Frederick Taylor University

From Wikipedia, the free encyclopedia
Jump to: navigation, search
Frederick Taylor University
Type Private, Distance Learning
Established 1994[citation needed]
Location Moraga, California, California, United States
Website www.ftu.edu

Frederick Taylor University is a state approved, but unaccredited private institution of higher learning located in Moraga, California, in Contra Costa County, offering undergraduate and graduate level distance education programs in business.

Frederick Taylor International University was a branch of Frederick Taylor that was incorporated in Hawaii but operated in California and recruited students internationally. It was closed by court order in Hawaii in 2001.

History[edit]

Frederick Taylor University was established in 1994 to cater to mature adult learners, 20 years or older.[1]

The University offers undergraduate and graduate distance education programs in business, leading to either a bachelors or master's degree.[2] Students can enroll at any time throughout the year.[3]

In 2012, the New York Times reported that it is located in an office building in Moraga where it occupies a "cramped office on the second floor".[4]

The institution lists six faculty members, led by Mansour S. Saki and his wife, Zhilla Nayeri Saki. Mansour Saki reports holding a Ph.D. from the CSM Institute of Graduate Studies, while Zhilla Saki reports a doctorate-level degree in business administration from the same school. According to the New York Times, CSM relinquished its accreditation in 2004. The Sakis' daughter, Maryam S. Boller, is also on the faculty.[4] Boller holds a bachelor's degree from University of California, Berkeley and a master's degree from the University of London.[5]

Frederick Taylor International University[edit]

Frederick Taylor International University, a branch of Frederick Taylor University, was incorporated in Hawaii but operated in California (with an address in Moraga[6]) and recruited students internationally in countries including India and China.[4] It was also headed by Mansour Saki. It was closed by court order in Hawaii in 2001 for several legal violations, including falsely claiming to hold a state license and failing to inform students that it lacked accreditation.[4][7]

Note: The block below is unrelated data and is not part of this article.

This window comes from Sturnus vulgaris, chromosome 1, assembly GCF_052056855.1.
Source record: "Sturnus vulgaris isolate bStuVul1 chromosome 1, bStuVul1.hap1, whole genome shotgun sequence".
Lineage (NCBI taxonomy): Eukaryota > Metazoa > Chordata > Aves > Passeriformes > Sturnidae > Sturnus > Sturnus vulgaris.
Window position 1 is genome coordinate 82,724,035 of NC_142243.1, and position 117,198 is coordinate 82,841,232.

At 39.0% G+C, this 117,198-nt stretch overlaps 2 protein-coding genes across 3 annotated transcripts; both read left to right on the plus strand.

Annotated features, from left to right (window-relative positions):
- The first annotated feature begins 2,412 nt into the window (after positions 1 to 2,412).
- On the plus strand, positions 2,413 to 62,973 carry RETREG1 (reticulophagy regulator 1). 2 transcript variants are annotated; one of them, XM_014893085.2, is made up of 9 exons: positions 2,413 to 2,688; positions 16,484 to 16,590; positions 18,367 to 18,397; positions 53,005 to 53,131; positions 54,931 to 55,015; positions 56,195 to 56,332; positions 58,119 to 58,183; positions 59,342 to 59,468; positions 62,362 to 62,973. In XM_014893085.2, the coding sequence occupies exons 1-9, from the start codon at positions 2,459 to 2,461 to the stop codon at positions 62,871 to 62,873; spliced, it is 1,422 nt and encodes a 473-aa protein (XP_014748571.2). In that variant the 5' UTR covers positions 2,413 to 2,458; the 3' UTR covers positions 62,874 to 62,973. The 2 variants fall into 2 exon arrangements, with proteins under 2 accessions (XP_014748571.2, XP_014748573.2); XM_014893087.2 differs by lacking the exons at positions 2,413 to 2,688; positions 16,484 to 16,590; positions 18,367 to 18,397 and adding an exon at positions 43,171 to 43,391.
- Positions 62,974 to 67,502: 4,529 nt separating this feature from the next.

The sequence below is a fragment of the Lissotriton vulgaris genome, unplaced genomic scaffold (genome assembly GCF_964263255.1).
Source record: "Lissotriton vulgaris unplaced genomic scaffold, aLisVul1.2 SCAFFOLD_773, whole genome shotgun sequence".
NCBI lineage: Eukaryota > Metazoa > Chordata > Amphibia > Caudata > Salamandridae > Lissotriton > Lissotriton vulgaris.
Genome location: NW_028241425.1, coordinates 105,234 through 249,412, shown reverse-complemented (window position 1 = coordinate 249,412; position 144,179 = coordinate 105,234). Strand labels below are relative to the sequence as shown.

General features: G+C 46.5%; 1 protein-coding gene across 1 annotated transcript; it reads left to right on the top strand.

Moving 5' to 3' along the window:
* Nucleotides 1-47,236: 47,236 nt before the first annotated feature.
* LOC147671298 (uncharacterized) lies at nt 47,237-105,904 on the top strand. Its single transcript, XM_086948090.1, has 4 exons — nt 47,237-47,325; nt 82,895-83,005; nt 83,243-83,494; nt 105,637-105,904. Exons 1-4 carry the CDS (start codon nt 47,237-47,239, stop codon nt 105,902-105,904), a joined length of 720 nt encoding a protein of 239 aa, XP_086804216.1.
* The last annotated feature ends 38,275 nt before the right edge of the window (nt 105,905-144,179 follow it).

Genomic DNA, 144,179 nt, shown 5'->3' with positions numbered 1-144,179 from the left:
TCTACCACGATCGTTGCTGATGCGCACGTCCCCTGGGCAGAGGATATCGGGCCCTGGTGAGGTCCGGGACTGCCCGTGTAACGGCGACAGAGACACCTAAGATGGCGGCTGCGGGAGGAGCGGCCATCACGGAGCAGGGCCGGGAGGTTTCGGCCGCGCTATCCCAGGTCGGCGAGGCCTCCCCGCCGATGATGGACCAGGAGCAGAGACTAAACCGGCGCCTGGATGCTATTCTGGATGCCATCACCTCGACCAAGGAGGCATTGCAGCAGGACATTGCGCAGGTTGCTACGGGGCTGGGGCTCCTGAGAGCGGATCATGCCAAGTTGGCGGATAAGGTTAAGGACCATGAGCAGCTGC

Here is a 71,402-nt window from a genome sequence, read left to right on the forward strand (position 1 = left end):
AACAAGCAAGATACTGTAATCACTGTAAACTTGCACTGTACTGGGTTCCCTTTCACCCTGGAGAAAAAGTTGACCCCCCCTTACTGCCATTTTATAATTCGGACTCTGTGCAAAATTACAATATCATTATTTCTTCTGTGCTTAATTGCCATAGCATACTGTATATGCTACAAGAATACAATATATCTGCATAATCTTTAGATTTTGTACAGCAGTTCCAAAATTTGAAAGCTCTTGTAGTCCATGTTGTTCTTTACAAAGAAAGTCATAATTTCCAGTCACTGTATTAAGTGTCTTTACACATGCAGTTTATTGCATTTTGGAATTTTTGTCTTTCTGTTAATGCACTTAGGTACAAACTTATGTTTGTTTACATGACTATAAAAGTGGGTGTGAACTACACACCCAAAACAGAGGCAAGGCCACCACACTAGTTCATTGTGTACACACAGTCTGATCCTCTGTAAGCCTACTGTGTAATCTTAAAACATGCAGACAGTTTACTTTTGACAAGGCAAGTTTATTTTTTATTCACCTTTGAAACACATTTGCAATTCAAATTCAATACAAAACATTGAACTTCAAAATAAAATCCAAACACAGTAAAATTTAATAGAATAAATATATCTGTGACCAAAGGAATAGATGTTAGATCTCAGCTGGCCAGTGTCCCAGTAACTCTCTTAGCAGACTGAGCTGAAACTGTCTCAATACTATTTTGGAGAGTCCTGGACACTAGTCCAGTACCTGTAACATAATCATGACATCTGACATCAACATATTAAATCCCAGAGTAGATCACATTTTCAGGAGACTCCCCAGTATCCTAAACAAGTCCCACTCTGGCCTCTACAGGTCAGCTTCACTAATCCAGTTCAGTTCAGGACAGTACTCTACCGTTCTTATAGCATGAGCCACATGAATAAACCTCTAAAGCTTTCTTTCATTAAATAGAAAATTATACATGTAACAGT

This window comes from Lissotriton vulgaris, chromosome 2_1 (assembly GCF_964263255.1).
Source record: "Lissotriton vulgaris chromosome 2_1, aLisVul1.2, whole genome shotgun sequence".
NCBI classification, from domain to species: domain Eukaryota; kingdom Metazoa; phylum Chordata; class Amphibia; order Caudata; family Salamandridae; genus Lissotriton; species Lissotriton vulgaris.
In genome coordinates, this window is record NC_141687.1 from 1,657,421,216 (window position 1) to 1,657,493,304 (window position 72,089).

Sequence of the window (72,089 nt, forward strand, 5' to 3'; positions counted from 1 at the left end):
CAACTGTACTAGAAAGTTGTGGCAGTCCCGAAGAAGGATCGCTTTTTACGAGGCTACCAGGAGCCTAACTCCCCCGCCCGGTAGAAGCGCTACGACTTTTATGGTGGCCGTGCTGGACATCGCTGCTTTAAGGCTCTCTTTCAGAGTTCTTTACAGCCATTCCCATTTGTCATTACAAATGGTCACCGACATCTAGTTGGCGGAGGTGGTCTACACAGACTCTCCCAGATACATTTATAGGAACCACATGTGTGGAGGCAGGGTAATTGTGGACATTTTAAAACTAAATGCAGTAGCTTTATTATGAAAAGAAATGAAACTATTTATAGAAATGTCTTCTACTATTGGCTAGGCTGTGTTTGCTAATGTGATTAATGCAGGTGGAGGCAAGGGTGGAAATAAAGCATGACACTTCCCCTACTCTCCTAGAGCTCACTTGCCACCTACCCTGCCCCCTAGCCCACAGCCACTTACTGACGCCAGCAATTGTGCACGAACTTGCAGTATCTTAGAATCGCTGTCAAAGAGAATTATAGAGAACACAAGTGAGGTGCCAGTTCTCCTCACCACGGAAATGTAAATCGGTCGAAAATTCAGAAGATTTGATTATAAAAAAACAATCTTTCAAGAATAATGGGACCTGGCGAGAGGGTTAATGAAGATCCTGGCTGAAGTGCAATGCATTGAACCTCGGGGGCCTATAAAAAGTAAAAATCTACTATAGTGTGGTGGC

Approval and accreditation status[edit]

Frederick Taylor University is approved to operate by the California Bureau for Private Postsecondary Education[8] and appears on the current California Postsecondary Education Commission list of state-approved institutions.[9][10] That authorization was from the California Bureau for Private Postsecondary and Vocational Education (BPPVE), a predecessor agency of the Bureau for Private Postsecondary Education.[10][11] BPPE conducted two site visits to FTU in May 2012 and April 2014[12]

FTU is not accredited by any accreditation body recognized by U.S. education authorities.[13] In 2012, Mansour Saki told a reporter that he did not intend to apply for accreditation from a recognized accreditation organization.[4]

Footnotes[edit]

  1. ^ Frederick Taylor University catalog (PDF)
  2. ^ Degree Programs, FTU website
  3. ^ Admissions and Enrollment, FTU website
  4. ^ a b c d e Jennifer Gollan (January 14, 2012). "California Leads Nation in Unaccredited Schools, and Enforcement Is Lax". New York Times. 
  5. ^ http://ftu.edu/faculty.htm
  6. ^ Frederick Taylor International University catalog, dated January 2002
  7. ^ See Texas Higher Education Coordinating Board, Institutions Whose Degrees are Illegal to Use in Texas and Hawaii Department of Commerce and Consumer Affairs, Civil Enforcement Lawsuits: Frederick Taylor International University.
  8. ^ Approval, Frederick Taylor University
  9. ^ [1]
  10. ^ a b CPEC Listing for FTU
  11. ^ Frederick Taylor University website, Approval and Authority to Grant Degrees and FAQ Guide to California Colleges & Universities (accessed July 26, 2007)
  12. ^ "Compliance Inspection Results". Bureau for Private Postsecondary Education. Retrieved July 12, 2012. 
  13. ^ "Archived copy" (PDF). Archived from the original (PDF) on 2011-06-28. Retrieved 2009-11-07. 

External links[edit]